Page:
by Chana Ya’ar
Jerusalem’s Arab population prefers Israeli sovereignty to the prospect of living under Palestinian Authority rule, according to a column written by popular Arab writer Khaled Abu Toameh.
In a hard-hitting piece published last week in Hudson New York, he contends that any talk of dividing Jerusalem, a “very small city where Jews and Arabs live across the street from each other and on top of each other,” is “completely unrealistic.”
Abu Toameh, a Muslim Arab journalist for nearly three decades, says the PA’s insistence on taking half of Jerusalem for the capital of the new country it wants to create, would turn the city into “a nightmare” of traffic snarls surrounded by security barriers, checkpoints and border crossings.
And just as no one asked the PA Arabs in Judea, Samaria and Gaza for their opinion before the Oslo Accords were signed in 1993, it appears that once again, Arab residents’ feelings are being ignored.
But Abu Toameh contends it is only fair to ask the 200,000 Arab residents of Jerusalem whether they actually want to live in a divided city “under the rule of the Palestinian Authority or Hamas.” A majority would likely prefer the status quo to other options, he says, for a number of reasons.
“First, because as holders of Israeli ID cards, they are entitled to many rights and privileges that Palestinians in the West Bank and Gaza Strip don’t enjoy. They include freedom of movement and social, economic, health and education services that Israeli citizens are entitled to.”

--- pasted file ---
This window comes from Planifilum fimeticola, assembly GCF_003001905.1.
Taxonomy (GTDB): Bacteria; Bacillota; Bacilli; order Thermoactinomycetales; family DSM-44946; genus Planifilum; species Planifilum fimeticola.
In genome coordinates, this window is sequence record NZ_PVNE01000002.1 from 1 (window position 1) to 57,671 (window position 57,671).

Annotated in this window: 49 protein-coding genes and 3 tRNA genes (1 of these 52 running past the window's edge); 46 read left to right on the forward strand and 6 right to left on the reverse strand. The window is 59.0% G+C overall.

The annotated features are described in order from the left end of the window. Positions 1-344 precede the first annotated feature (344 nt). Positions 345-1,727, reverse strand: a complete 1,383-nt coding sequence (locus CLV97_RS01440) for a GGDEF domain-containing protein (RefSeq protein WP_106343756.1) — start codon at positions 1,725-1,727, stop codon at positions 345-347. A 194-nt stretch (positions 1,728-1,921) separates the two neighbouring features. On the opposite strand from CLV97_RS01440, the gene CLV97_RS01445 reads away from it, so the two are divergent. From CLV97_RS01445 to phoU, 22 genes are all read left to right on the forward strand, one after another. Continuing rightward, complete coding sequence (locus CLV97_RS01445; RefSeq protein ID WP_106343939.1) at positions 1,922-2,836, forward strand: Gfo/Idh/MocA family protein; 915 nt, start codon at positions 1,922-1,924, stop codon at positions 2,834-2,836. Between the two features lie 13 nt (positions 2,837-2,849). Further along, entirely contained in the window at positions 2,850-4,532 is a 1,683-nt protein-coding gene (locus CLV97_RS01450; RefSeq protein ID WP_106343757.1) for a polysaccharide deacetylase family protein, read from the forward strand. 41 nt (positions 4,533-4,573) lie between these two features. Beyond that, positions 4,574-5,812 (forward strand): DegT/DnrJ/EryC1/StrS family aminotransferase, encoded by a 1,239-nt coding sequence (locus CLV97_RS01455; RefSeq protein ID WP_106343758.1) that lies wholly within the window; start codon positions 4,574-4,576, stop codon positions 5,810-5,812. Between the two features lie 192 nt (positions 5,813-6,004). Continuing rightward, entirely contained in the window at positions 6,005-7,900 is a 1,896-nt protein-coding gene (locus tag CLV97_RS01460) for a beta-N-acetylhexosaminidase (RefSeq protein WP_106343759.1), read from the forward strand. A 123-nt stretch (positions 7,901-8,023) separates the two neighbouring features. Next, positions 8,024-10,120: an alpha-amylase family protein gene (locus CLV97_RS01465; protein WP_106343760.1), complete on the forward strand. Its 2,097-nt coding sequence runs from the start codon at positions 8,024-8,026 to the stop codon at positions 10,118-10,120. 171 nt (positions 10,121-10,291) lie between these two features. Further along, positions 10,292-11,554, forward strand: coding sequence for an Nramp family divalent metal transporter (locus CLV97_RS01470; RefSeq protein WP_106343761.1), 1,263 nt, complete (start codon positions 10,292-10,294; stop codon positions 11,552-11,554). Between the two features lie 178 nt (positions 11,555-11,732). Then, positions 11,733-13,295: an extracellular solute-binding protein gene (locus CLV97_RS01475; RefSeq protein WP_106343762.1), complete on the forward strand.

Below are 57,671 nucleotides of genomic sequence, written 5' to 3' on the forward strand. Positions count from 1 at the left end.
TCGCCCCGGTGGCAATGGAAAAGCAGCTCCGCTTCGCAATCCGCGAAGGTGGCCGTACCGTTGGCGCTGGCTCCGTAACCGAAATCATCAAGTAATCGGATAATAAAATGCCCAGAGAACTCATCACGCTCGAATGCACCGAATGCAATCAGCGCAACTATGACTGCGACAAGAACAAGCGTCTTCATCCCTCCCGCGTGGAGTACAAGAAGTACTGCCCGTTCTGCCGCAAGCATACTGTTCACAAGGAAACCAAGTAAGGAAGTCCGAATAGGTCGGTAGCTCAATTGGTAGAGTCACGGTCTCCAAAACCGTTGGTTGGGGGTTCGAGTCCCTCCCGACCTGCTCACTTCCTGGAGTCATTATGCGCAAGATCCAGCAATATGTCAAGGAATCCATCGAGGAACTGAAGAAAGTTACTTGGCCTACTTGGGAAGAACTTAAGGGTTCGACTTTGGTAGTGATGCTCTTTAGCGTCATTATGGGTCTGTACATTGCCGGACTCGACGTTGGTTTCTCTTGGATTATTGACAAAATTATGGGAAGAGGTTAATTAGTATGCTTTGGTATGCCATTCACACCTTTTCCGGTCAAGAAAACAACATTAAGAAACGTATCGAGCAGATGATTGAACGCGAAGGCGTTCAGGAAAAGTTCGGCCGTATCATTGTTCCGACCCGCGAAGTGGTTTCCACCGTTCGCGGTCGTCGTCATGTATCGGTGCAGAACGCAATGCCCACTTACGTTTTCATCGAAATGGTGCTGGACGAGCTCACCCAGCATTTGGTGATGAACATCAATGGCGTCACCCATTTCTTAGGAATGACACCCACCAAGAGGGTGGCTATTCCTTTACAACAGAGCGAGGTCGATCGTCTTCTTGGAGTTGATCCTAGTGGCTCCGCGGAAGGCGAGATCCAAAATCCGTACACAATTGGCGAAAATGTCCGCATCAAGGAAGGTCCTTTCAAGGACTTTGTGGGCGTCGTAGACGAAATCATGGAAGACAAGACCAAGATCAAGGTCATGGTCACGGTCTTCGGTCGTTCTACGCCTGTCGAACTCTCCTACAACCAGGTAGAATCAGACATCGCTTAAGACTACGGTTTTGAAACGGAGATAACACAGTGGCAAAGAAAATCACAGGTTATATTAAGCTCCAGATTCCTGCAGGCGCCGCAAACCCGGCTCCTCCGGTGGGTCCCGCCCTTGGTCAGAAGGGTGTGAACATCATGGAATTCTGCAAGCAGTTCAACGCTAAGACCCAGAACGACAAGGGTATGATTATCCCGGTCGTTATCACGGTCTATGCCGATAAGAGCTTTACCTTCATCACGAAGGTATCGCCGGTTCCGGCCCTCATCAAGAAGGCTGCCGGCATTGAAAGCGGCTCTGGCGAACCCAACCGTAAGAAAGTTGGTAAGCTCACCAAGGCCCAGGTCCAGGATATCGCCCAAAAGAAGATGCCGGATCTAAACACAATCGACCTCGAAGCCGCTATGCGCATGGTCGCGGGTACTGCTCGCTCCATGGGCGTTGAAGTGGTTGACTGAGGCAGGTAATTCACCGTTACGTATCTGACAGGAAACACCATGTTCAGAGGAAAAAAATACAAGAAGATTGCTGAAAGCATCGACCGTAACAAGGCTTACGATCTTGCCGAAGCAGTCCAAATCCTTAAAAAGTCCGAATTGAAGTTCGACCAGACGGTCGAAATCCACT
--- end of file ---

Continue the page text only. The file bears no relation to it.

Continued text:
Abu Toameh adds that re-dividing Jerusalem would mean the entry of the PA, or of Hamas, into the city. “The Arab residents of Jerusalem have seen what happened in the West Bank and Gaza Strip over the past 16 years and are not keen to live under a corrupt authority or a radical Islamist entity,” he says pointedly.
Many, he says, ran away from Judea and Samaria because they did not want to live in areas controlled by “militiamen, armed gangs and corrupt leaders and institutions.”
Those who believe that Jerusalem can realistically be split are “living in an illusion and clearly do not know what they are talking about,” Abu Toameh says.
Instead of talking about tearing the city apart, he suggests, “it would be better if the negotiators started thinking of ways that enable Jews and Arabs to share, and not divide, the city.”